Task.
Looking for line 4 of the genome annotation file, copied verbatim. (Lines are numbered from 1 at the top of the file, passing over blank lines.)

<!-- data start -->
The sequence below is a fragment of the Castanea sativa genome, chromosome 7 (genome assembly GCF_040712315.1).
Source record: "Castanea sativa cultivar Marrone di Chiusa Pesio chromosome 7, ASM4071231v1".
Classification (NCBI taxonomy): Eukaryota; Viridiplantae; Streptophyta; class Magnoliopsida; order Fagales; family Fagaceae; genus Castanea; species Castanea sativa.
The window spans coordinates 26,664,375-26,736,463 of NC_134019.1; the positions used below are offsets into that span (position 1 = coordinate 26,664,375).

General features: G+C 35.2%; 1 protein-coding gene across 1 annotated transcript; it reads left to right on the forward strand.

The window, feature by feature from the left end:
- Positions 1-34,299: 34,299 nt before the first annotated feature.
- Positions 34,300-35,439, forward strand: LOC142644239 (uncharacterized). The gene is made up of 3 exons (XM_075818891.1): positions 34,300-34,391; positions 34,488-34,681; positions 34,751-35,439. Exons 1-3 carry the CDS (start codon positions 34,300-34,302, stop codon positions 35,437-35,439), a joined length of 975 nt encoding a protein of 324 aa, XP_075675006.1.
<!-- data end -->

The window spans coordinates 26,664,375-26,736,463 of NC_134019.1; the positions used below are offsets into that span (position 1 = coordinate 26,664,375).